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NDN Host Model

Haitao ZhangYanbiao Li , Zhiyi Zhang, Alexander Afanasyev, Lixia Zhang

As a proposed Internet architecture, Named Data Networking (NDN) changes the network communication model from delivering packets to destinations identified by IP addresses to fetching data packets by names. This architectural change leads to changes of host functions and initial configurations. In this paper we present an overview of the host functions in an NDN network, together with necessary operations to configure an NDN host.We also compare and contrast the functionality and configuration between an NDN host and an IP host, to help readers see the differences in between clearly.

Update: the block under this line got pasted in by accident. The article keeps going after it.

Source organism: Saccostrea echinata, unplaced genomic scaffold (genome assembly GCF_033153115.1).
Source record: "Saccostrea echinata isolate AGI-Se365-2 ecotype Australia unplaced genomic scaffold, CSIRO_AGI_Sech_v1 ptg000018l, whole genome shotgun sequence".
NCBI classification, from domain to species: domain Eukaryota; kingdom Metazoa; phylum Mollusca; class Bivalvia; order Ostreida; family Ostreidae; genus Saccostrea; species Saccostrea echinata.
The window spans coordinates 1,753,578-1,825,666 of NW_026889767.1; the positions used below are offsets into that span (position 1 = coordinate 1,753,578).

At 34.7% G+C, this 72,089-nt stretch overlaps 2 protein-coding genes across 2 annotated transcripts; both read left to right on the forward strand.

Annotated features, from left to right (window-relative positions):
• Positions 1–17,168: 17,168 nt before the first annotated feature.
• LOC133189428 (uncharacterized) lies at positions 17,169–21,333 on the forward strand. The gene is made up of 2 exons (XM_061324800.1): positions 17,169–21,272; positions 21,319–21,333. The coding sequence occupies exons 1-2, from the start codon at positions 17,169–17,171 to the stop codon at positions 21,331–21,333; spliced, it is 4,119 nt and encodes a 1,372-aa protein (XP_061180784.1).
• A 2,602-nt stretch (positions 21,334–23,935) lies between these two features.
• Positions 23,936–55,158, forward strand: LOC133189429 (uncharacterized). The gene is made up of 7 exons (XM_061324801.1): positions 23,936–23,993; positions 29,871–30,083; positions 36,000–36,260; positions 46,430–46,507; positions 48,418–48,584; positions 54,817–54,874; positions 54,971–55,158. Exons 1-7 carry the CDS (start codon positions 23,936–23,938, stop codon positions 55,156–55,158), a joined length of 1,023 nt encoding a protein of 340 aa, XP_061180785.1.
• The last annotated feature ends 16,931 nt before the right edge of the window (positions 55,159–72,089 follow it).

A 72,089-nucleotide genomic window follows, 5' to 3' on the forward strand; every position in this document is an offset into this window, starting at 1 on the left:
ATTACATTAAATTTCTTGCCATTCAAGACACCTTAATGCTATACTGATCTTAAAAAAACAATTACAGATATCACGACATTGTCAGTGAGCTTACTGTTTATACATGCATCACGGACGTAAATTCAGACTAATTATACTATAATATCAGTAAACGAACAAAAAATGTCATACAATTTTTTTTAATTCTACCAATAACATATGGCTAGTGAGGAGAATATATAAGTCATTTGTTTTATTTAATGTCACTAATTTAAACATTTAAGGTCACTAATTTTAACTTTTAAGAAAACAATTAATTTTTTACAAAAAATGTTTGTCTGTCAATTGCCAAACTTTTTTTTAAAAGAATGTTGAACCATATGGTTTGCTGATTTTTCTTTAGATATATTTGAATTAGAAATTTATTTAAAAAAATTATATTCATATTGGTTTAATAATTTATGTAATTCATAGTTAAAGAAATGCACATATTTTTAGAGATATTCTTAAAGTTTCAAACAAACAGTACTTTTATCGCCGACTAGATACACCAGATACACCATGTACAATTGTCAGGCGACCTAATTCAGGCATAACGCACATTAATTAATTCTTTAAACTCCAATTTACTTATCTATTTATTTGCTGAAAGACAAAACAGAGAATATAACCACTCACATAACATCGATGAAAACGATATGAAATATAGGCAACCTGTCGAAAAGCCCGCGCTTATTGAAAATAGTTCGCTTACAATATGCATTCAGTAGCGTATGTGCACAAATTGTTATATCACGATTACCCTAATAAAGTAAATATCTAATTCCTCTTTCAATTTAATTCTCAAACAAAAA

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Workshop on Internet Economics (WIE2017) Final Report

KC Claffy, Geoff Huston  David Clark,

On December 13-14 2017, CAIDA hosted the 8th interdisciplinary
Workshop on Internet Economics (WIE) at the UC San Diego’s Supercomputer Center. This workshop series provides a forum for researchers, Internet facilities and service providers, technologists, economists, theorists, policy makers, and other stakeholders to exchange views on current and emerging regulatory and policy debates. The FCC’s expected decision (released during the workshop, on 14 December 2017) — to repeal the 2015 classification of broadband Internet access service as a telecommunications
(common carrier) service — set the stage for vigorous discussion on what type of data can inform debate, development, and empirical evaluation of public policies we will need for Internet services in the future.

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The April 2018 Issue